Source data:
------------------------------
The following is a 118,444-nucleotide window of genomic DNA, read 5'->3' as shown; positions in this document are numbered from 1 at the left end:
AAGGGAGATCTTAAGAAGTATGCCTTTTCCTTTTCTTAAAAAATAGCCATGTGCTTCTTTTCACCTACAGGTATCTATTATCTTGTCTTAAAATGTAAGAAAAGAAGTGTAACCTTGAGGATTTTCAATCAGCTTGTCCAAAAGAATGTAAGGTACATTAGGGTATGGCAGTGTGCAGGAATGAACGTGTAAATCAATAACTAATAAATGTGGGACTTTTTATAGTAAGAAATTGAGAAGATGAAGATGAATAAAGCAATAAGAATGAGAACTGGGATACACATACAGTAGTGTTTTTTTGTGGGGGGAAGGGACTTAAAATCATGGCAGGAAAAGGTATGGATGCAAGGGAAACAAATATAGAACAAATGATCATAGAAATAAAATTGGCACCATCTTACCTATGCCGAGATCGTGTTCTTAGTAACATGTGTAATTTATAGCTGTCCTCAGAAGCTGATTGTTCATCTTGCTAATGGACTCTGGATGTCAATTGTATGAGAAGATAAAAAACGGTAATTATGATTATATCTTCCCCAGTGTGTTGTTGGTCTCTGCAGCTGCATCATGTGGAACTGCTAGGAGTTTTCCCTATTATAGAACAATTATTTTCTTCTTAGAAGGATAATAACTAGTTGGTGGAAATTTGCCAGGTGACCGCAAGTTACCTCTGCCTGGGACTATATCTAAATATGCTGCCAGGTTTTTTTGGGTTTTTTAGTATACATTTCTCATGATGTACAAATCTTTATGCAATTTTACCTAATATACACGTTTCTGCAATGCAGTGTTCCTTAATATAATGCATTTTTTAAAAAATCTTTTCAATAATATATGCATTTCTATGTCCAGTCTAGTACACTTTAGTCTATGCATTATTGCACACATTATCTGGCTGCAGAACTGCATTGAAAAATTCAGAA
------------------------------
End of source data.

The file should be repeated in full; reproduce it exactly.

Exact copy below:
The following is a 118,444-nucleotide window of genomic DNA, read 5'->3' as shown; positions in this document are numbered from 1 at the left end:
AAGGGAGATCTTAAGAAGTATGCCTTTTCCTTTTCTTAAAAAATAGCCATGTGCTTCTTTTCACCTACAGGTATCTATTATCTTGTCTTAAAATGTAAGAAAAGAAGTGTAACCTTGAGGATTTTCAATCAGCTTGTCCAAAAGAATGTAAGGTACATTAGGGTATGGCAGTGTGCAGGAATGAACGTGTAAATCAATAACTAATAAATGTGGGACTTTTTATAGTAAGAAATTGAGAAGATGAAGATGAATAAAGCAATAAGAATGAGAACTGGGATACACATACAGTAGTGTTTTTTTGTGGGGGGAAGGGACTTAAAATCATGGCAGGAAAAGGTATGGATGCAAGGGAAACAAATATAGAACAAATGATCATAGAAATAAAATTGGCACCATCTTACCTATGCCGAGATCGTGTTCTTAGTAACATGTGTAATTTATAGCTGTCCTCAGAAGCTGATTGTTCATCTTGCTAATGGACTCTGGATGTCAATTGTATGAGAAGATAAAAAACGGTAATTATGATTATATCTTCCCCAGTGTGTTGTTGGTCTCTGCAGCTGCATCATGTGGAACTGCTAGGAGTTTTCCCTATTATAGAACAATTATTTTCTTCTTAGAAGGATAATAACTAGTTGGTGGAAATTTGCCAGGTGACCGCAAGTTACCTCTGCCTGGGACTATATCTAAATATGCTGCCAGGTTTTTTTGGGTTTTTTAGTATACATTTCTCATGATGTACAAATCTTTATGCAATTTTACCTAATATACACGTTTCTGCAATGCAGTGTTCCTTAATATAATGCATTTTTTAAAAAATCTTTTCAATAATATATGCATTTCTATGTCCAGTCTAGTACACTTTAGTCTATGCATTATTGCACACATTATCTGGCTGCAGAACTGCATTGAAAAATTCAGAA